Public Policy Class Connects Students With Legislators
Each semester, a group of students in one School of Public Policy class are assigned a unique final exam. Instead of sitting for a test, they sit down with a government official and advocate for an issue that’s important to them, or they volunteer with a nonprofit working for the same cause.
As a Black 16-year-old growing up in Atlanta’s Adamsville community, Mayor Andre Dickens couldn’t even tell you where the Georgia Tech campus was located. That’s not what he wants for today’s local youth.
The prestigious fellowship pairs Black undergraduate students with the nation’s leading aerospace companies. Jalen Cauley, Justin Connors, Suraya John, Justin Pemberton, and Kay Perkins are among the 39 national honorees from 26 institutions.
Being a founder of two companies is an extraordinary feat, especially when your second company is launched during a pandemic. Tech graduate Kathryn Smith wanted to help Black- and women-owned businesses in Atlanta get funding. So she co-founded Black Lady Business School.
Undergraduate Research Program Gets Boost from Amazon
The Center for Engineering Education and Diversity (CEED) will double the number of students in its annual summer research program thanks to a new partnership with Amazon. The company is committing $730,000 to support CEED’s Summer Undergraduate Research Experience during the next two years.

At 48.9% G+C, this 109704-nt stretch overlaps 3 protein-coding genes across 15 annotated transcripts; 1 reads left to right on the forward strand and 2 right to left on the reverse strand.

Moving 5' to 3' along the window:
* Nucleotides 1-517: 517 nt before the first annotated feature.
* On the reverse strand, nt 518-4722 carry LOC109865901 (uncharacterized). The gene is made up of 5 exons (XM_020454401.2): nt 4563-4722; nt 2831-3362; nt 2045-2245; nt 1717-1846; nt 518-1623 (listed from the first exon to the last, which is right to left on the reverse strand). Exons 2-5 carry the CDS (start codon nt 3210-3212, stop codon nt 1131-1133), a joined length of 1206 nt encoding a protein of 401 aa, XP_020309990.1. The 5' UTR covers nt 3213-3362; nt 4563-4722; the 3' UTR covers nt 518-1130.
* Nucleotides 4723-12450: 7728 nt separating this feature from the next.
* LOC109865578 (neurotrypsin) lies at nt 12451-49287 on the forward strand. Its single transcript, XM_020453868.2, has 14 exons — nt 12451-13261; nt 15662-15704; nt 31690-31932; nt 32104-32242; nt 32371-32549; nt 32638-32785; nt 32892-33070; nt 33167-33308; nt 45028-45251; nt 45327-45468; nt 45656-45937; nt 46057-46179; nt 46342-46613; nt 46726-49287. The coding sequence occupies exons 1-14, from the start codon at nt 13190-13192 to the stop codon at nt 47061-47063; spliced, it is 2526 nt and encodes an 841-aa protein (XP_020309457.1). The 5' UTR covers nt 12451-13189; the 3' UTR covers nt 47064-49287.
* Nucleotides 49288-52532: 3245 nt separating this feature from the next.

As you walk into Georgia Tech’s Hydraulics Lab, you’re struck by its sheer amount of space — 14,000 square feet. Underneath the carefully constructed research equipment and workbenches lies 20,000 gallons of water.
The two internal finalists, Steven Girardot and Stephen Ruffin, will each present a seminar on their vision for the role. Any interested Georgia Tech student, faculty, or staff member can tune in next week.
Russia and Ukraine have been at odds since the end of the Soviet Union. Today, regional tensions are rising as the two countries amass troops along their border. Georgia Tech’s Adam Stulberg provides insights on the situation.
A new award from NASA will give Georgia Tech researchers easier and faster access to research and engineering funds during the next five years to support advances in rotorcraft vertical lift technology. The team, led by Professor Marilyn Smith, is one of six chosen by NASA, and Tech is the only higher education institution selected as a leader.